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Thread: Standby Generators

  1. #1

    Standby Generators

    For those that can afford it and live in their own home, consider a natural gas or LP fueled generator with automatic transfer. If you have gas in your home, the generator has permanent fuel supply. If you live alone, auto transfer is needed. If not manual transfer can save some money.

    I've had a Generac for 2 years and though I never lost power in the recent hurricane, I was comforted by the fact that I would be able to remain home should the only issue be electricity.

    Basic sizes for minimal power (heat/hot water/fridge/lights/tv/pc) are less expensive, more coverage=more expensive.

    Well worth the cost (depending on your attitude toward insurance in general).

  2. #2
    Senior Member brucec's Avatar
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    thanks, do you have a gas one now?
    I went last weekend thru about 15 gallons of gas for my generator, matter of fact the local natural gas company had a commerical this morning about them, sounded good, i have natural gas in va beach, so it'd be a never ending supply as long as elec and gas was out, but 30 years here and never had a gas outtage i know of.

    i have propane at my other house, thats where i keep my 5500w generator and ride out the storms there, but the gasoline is a bitch
    We must reject the idea that every time a law's broken, society is guilty rather than the lawbreaker. It is time to restore the American precept that each individual is accountable for his actions.
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    Senior Member forestranger52's Avatar
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    I have had a Generac stand-by generator for 6 years now. Mine has a 100 amp service and runs on propane. The longest it has ran was 3 days after a severe thunderstorm knocked the power out. I have no where to go so I an very thankful that I spent the money. Seconds after a power failure, the motor starts and the system transfers automatically to power most of my home.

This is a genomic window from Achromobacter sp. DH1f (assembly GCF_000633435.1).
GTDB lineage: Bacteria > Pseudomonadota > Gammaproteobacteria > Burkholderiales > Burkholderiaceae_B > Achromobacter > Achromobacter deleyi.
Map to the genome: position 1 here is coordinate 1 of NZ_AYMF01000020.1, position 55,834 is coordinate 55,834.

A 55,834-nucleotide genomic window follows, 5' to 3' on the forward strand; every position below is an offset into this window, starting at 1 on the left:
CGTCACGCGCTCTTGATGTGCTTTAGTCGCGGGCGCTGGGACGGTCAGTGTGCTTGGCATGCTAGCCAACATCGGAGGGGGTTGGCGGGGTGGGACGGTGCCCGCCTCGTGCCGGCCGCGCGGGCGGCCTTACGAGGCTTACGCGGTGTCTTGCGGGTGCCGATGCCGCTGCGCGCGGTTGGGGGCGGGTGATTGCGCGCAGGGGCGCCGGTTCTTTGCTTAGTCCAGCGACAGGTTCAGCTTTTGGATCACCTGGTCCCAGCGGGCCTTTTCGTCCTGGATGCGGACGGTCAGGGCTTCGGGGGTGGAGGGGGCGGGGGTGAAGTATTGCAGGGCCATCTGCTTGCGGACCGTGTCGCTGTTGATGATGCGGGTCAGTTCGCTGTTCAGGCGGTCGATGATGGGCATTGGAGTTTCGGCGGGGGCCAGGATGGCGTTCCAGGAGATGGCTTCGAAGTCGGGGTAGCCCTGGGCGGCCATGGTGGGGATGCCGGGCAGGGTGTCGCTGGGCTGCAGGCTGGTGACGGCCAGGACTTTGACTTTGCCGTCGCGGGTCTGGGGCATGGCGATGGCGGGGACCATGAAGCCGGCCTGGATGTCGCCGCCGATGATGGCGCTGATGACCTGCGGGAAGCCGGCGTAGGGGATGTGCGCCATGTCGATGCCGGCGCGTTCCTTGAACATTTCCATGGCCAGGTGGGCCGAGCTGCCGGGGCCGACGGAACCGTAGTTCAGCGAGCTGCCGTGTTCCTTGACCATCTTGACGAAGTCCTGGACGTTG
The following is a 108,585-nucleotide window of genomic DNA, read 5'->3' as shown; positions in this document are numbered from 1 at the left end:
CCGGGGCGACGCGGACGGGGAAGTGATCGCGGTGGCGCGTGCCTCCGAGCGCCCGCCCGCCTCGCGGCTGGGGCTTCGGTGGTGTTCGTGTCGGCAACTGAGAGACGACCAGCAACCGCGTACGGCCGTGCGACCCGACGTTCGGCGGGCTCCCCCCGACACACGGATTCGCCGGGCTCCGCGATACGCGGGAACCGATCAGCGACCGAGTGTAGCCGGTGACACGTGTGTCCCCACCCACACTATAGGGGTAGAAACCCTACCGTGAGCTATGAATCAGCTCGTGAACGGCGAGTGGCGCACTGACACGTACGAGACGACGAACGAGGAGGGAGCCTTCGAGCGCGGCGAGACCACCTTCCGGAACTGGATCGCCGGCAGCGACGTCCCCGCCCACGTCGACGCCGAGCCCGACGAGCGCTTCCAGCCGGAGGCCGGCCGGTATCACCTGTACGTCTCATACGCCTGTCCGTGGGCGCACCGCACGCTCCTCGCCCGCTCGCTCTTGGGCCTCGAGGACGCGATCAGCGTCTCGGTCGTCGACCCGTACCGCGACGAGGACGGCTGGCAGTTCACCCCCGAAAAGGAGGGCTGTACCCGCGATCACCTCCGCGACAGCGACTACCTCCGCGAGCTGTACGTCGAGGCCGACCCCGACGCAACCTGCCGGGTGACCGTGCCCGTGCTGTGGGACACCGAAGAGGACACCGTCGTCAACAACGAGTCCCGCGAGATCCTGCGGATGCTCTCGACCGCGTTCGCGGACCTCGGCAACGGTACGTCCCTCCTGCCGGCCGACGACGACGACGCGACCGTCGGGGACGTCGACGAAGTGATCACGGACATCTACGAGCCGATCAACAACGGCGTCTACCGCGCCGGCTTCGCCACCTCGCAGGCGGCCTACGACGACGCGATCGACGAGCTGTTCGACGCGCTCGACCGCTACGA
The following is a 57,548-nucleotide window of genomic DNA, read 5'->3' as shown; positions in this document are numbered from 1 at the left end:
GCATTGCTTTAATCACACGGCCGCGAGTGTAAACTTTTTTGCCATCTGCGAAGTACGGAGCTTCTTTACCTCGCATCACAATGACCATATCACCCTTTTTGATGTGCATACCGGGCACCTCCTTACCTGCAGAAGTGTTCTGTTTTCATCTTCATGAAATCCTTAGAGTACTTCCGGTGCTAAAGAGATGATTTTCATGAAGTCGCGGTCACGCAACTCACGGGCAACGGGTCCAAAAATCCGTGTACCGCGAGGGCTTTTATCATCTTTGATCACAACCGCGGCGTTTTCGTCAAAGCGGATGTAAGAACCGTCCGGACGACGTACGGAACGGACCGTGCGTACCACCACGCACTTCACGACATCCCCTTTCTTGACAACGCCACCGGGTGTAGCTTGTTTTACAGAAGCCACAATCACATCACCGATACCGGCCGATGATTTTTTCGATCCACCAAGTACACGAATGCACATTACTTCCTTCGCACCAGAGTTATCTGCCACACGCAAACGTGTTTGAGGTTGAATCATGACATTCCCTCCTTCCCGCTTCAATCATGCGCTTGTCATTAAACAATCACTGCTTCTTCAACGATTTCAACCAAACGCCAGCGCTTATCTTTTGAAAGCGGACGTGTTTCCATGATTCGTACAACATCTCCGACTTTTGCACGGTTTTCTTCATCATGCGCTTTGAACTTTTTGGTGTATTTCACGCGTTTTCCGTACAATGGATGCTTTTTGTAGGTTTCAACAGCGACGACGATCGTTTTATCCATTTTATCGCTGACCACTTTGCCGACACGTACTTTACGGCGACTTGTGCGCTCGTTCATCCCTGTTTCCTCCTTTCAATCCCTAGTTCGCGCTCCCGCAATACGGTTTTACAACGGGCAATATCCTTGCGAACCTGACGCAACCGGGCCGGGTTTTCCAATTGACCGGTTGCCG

I also have a satellite phone as the cell phone service is almost nonexistent. Having both, while stuck in bed home alone every night, is very reassuring.
    Last edited by forestranger52; 08-30-2011 at 06:51 PM.
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  4. #4
    I have an el cheapo Briiggs and Stratton 7K natural gas standby. Had it before my wife relied on BiPap at night. It came w a few parts that could convert it to propane. I bought smaller fearing a larger generator would require changes in my nat gas feed to house. Compared to Generac, mine is loud but runs all lights, TV, computers, microwave, garage door, furnace, water pump, fridge, etc. Great for gimps. My total cost was below 4,000. 10 seconds after power failure it kicks in and greatly improves our quality of life.